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    @user2030677: But that is a completely different example. In the example from your question you always end up holding a copy in data! – Andy Prowl May 23 '13 at 23:01

To understand why this is a good pattern, we should examine the alternatives, both in C++03 and in C++11.

We have the C++03 method of taking a std::string const&:

struct S
  std::string data; 
  S(std::string const& str) : data(str)

in this case, there will always be a single copy performed. If you construct from a raw C string, a std::string will be constructed, then copied again: two allocations.

There is the C++03 method of taking a reference to a std::string, then swapping it into a local std::string:

struct S
  std::string data; 
  S(std::string& str)
    std::swap(data, str);

that is the C++03 version of "move semantics", and swap can often be optimized to be very cheap to do (much like a move). It also should be analyzed in context:

S tmp("foo"); // illegal
std::string s("foo");
S tmp2(s); // legal

and forces you to form a non-temporary std::string, then discard it. (A temporary std::string cannot bind to a non-const reference). Only one allocation is done, however. The C++11 version would take a && and require you to call it with std::move, or with a temporary: this requires that the caller explicitly creates a copy outside of the call, and move that copy into the function or constructor.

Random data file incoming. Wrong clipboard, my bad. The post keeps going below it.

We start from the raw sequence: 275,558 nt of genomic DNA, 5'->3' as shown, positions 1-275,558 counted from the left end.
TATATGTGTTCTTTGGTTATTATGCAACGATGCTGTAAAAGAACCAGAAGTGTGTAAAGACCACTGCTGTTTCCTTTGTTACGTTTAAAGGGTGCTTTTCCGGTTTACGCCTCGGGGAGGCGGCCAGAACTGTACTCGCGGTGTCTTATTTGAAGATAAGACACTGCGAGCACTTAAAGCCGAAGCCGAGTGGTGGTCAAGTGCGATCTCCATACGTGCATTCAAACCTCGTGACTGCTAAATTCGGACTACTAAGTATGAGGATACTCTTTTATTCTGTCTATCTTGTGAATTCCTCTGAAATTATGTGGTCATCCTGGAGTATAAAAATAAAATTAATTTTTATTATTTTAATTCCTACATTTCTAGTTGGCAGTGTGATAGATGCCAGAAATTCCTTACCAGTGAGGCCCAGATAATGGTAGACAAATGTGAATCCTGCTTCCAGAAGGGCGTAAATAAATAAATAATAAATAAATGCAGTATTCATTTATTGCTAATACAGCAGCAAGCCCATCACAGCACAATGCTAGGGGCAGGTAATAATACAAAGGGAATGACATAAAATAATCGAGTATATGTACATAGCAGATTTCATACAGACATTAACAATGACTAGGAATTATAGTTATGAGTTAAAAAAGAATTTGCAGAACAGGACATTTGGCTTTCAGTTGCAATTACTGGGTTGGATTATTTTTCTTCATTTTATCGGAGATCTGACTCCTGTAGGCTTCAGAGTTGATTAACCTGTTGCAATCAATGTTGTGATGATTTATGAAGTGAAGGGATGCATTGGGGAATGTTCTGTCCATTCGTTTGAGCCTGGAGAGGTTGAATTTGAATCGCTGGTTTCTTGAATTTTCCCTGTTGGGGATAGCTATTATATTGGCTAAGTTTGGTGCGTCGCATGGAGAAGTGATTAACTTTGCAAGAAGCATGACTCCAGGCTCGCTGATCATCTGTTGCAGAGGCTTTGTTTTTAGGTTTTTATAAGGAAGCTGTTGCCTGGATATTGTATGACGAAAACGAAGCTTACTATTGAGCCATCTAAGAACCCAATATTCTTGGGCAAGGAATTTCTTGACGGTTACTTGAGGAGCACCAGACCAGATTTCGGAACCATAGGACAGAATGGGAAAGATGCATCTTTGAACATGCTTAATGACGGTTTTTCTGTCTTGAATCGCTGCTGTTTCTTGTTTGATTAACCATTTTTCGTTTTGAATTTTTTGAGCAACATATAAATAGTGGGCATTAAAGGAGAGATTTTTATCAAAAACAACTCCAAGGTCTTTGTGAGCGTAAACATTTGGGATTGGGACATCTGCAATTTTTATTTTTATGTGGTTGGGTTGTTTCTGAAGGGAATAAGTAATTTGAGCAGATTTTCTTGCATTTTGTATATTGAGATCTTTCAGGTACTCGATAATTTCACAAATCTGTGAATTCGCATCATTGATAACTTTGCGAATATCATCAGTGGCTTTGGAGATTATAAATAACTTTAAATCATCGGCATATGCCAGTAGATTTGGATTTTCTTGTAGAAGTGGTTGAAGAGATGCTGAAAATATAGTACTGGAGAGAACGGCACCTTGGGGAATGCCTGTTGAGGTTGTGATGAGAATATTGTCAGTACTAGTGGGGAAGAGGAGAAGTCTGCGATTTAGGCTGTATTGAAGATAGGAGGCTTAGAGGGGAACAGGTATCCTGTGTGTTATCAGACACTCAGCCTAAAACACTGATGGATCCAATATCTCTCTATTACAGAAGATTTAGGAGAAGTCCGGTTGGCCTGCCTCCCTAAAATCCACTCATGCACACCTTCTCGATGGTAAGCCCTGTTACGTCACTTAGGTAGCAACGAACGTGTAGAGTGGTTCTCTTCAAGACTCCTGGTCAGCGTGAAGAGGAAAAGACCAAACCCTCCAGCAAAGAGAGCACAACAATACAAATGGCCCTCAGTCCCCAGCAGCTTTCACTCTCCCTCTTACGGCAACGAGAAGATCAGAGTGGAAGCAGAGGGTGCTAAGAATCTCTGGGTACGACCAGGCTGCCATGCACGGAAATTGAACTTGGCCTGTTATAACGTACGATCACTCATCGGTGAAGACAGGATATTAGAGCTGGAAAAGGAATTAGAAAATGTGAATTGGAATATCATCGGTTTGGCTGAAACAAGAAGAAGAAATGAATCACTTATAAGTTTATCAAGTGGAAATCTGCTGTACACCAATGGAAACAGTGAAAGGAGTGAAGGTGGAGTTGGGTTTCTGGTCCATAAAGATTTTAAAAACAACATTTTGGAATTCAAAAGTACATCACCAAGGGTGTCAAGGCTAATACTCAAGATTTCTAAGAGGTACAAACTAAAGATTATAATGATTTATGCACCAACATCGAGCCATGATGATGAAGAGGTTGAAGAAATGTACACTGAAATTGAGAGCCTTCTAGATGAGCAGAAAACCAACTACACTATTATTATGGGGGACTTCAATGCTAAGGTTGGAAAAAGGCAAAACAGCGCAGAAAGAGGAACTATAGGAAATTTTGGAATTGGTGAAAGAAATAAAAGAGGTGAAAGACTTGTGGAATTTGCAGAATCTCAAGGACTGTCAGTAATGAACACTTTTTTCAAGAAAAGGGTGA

struct S
  std::string data; 
  S(std::string&& str): data(std::move(str))


S tmp("foo"); // legal
std::string s("foo");
S tmp2(std::move(s)); // legal

Next, we can do the full C++11 version, that supports both copy and move:

struct S
  std::string data; 
  S(std::string const& str) : data(str) {} // lvalue const, copy
  S(std::string && str) : data(std::move(str)) {} // rvalue, move

We can then examine how this is used:

S tmp( "foo" ); // a temporary `std::string` is created, then moved into tmp.data

std::string bar("bar"); // bar is created
S tmp2( bar ); // bar is copied into tmp.data

std::string bar2("bar2"); // bar2 is created
S tmp3( std::move(bar2) ); // bar2 is moved into tmp.data

It is pretty clear that this 2 overload technique is at least as efficient, if not more so, than the above two C++03 styles. I'll dub this 2-overload version the "most optimal" version.

Now, we'll examine the take-by-copy version:

struct S2 {
  std::string data;
  S2( std::string arg ):data(std::move(x)) {}

in each of those scenarios:

S2 tmp( "foo" ); // a temporary `std::string` is created, moved into arg, then moved into S2::data

std::string bar("bar"); // bar is created
S2 tmp2( bar ); // bar is copied into arg, then moved into S2::data

std::string bar2("bar2"); // bar2 is created
S2 tmp3( std::move(bar2) ); // bar2 is moved into arg, then moved into S2::data

If you compare this side-by-side with the "most optimal" version, we do exactly one additional move! Not once do we do an extra copy.

So if we assume that move is cheap, this version gets us nearly the same performance as the most-optimal version, but 2 times less code.

And if you are taking say 2 to 10 arguments, the reduction in code is exponential -- 2x times less with 1 argument, 4x with 2, 8x with 3, 16x with 4, 1024x with 10 arguments.

Now, we can get around this via perfect forwarding and SFINAE, allowing you to write a single constructor or function template that takes 10 arguments, does SFINAE to ensure that the arguments are of appropriate types, and then moves-or-copies them into the local state as required. While this prevents the thousand fold increase in program size problem, there can still be a whole pile of functions generated from this template. (template function instantiations generate functions)